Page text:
NEWS: Bruce Arena replaces Jurgen Klinsmann as U.S. National Team soccer coach.
VIEW: It’s back to the future.
Klinsmann’s ouster wasn’t unexpected in light of the U.S. team’s home loss to Mexico and trouncing in Costa Rica in the first two games of the final round of qualifying matches for the 2018 World Cup, but those two outcomes only sealed his doom. The real reason was the U.S.’s persistent failure to crack the upper echelon of the sport, a status many Americans feel is their due.
Klinsmann was supposed to have remedied that. Good-looking and charismatic, an international star as both a player and coach, the transplanted German took the job in 2011 amid high expectations. He seemingly justified them when his team won the regional Gold Cup in 2013 and in 2014 survived a tough divisional draw to make it to the round of 16 in the quadrennial World Cup, but it relapsed thereafter and never could regain its footing. Run-ins with critics over his lineup selections and training preferences (he clearly thought his players were better off playing with European clubs instead of those in Major League Soccer, the second-tier domestic league) greased the skids for his removal.
In replacing him with Arena the sport’s governing body signaled it was more concerned with salvaging the current World Cup campaign than with seeking new approaches. Arena is a competent pro who coached the team from 1998 to 2006 but was fired under pretty much the same circumstances as was Klinsmann. If Arena had any revolutionary ideas he would have tried them before.
The fact is that despite a marked upgrade over the past 20 or so years the U.S. still suffers from a talent deficit relative to that of the major world powers. In countries like Germany, Brazil and Argentina, the best athletes immediately gravitate toward soccer, while here the sport must take what’s left after basketball, baseball and football have done their culling. Until that changes no number of USA! USA! chants will change things.
NEWS: The National Collegiate Athletic Association docks Notre Dame 21 football wins.
In response to 2014 revelations that a member of the university’s athletic-training staff gave “impermissible academic benefits” (i.e., did papers and other course work) for eight football players over a two-year period, the group ordered that the school forfeit all its victories during the 2012 and 2013 seasons. The absurdity of the penalty was immediately pointed out by Brian Kelly, the team’s blustery head coach, who said, in effect, “Ha!”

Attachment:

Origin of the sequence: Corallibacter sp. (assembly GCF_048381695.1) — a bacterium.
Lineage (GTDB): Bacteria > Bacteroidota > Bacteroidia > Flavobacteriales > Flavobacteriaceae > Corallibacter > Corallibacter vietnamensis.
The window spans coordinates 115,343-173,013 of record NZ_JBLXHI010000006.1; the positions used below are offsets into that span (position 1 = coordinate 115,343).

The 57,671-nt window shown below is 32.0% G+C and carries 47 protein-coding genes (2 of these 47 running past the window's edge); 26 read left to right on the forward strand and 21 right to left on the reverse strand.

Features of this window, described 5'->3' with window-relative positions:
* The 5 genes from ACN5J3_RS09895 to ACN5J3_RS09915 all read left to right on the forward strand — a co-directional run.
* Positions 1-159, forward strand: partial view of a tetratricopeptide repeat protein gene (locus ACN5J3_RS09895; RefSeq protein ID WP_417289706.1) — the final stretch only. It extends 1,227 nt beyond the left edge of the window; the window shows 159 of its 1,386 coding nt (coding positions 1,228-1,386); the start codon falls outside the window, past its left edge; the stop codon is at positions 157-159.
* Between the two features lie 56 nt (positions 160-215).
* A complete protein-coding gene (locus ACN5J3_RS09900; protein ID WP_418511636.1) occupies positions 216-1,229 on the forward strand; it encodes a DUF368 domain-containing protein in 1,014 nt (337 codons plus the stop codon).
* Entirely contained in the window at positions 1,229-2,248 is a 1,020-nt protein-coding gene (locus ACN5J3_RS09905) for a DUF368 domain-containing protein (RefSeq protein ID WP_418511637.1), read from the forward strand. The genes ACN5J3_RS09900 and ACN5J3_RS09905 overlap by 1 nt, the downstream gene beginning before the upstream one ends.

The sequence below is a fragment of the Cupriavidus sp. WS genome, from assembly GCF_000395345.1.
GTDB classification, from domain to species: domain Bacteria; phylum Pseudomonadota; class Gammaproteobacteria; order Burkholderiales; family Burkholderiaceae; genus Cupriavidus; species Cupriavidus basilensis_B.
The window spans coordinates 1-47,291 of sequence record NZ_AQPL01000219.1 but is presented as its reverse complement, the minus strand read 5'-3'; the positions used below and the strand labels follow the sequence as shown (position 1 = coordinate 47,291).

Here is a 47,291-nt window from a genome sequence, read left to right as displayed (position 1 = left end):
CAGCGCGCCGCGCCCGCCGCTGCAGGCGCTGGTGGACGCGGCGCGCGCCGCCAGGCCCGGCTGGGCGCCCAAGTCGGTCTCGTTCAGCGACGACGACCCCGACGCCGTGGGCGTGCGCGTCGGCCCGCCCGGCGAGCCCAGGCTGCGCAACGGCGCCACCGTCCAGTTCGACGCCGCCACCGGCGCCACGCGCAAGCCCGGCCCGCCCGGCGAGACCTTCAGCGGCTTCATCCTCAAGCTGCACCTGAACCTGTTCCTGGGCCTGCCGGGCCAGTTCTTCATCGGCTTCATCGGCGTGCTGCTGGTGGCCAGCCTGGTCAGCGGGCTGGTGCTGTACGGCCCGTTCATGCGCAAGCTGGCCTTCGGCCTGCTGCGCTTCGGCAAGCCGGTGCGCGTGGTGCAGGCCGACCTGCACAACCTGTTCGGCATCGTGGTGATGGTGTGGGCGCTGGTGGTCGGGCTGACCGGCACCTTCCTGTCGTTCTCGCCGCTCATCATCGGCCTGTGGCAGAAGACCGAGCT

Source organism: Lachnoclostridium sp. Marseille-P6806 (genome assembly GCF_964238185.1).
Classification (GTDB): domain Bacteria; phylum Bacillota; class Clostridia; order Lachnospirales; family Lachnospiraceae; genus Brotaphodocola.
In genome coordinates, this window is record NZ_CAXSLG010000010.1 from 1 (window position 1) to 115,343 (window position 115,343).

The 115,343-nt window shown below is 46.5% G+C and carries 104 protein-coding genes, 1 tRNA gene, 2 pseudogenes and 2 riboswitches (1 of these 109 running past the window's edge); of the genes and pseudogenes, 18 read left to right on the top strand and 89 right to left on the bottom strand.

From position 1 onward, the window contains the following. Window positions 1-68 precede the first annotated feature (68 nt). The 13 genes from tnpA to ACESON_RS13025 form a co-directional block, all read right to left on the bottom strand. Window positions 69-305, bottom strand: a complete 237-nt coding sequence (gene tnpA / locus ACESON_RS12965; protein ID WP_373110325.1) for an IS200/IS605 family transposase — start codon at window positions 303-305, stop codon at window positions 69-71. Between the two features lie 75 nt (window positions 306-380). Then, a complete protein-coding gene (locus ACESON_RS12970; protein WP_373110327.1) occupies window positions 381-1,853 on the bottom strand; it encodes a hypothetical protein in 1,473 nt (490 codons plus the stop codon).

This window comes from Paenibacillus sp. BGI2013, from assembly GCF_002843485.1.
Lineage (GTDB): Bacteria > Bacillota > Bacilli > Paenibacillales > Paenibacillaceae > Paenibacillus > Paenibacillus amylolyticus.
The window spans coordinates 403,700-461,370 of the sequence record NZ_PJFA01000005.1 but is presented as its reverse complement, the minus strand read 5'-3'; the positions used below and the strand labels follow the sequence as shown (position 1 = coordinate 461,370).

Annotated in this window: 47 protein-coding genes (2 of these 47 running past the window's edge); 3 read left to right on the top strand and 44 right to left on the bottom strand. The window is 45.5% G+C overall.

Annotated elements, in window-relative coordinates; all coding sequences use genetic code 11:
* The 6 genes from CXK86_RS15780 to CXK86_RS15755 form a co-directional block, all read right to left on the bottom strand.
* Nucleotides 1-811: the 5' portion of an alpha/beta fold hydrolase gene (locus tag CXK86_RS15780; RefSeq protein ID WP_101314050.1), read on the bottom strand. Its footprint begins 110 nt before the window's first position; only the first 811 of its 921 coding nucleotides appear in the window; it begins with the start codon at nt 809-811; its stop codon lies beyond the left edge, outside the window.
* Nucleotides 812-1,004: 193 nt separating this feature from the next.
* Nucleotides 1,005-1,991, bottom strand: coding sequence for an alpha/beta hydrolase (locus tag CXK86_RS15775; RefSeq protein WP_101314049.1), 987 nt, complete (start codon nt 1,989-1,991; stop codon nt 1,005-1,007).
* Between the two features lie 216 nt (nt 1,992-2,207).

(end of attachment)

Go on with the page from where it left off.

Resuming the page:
“If that makes you [the NCAA, I guess] feel better, then that’s fine with me,” Kelly really said. “Putting an asterisk next to those games, that’s fine, too. We still beat Oklahoma. We still beat Wake Forest.”
He could have said as much about the rest of the sentence, a one-year probation and a $5,000 fine. The latter amount probably is less than the team spends annually on that black grease players smear under their eyes on game days.
Actually, though, the penalty was harsher than the ones (nothing) that attended two previous and much more serious incidents in a Kelly regime that began in 2009. That would be the 2010 death of a student manager who was sent up on a cherry picker in a wind storm to videotape a football practice and the suicide that same year of a woman student from nearby St. Mary’s College after her allegation of rape against a Notre Dame linebacker was deep-sixed by university authorities (the claim died with her and the player never missed a game). What the NCAA will do about the carful of Domer footballers arrested last August for speeding and marijuana and gun possession remains to be seen, or about the lineman who stomped on the leg of a fallen foe during the school’s game last week against Southern California.
Notre Dame is one of those chesty universities that likes to brag it “does things right” in combining academics with the multi-million-dollar entertainment business it conducts. In truth, it’s a prime example of the degree to which schools will prostitute themselves to maintain such an enterprise. The NCAA’s hollow penalties abet that practice.
NEWS: The National Hockey League declares that only players on league rosters can appear in its mid-season All-Star Game.
VIEW: Huh? again.
The action was dubbed the “John Scott Rule” for the journeyman player whose position (enforcer) appears in no lineup but who fans elected to last season’s game after he’d been demoted to the minor leagues by the Montreal Canadiens. The mockery that attended that selection increased when Scott not only was picked to captain one of the teams in the fest but also went on to win its MVP award.
In case you haven’t noticed, All-Star Games have become touchy affairs in sports in which injuries are rampant; both players and teams have come to conclude that the rewards the events produce don’t justify their risks. The National Football League has discussed ending its game and allows it to survive only as a pantomime of the real thing. The NHL last season changed its All-Star format to a tournament of two, 20-minute, three-on-three games matching players from each of its four divisions, followed by a same-rules final matching the winners. It ain’t real hockey but now, at least, it’ll be contested by real NHLers.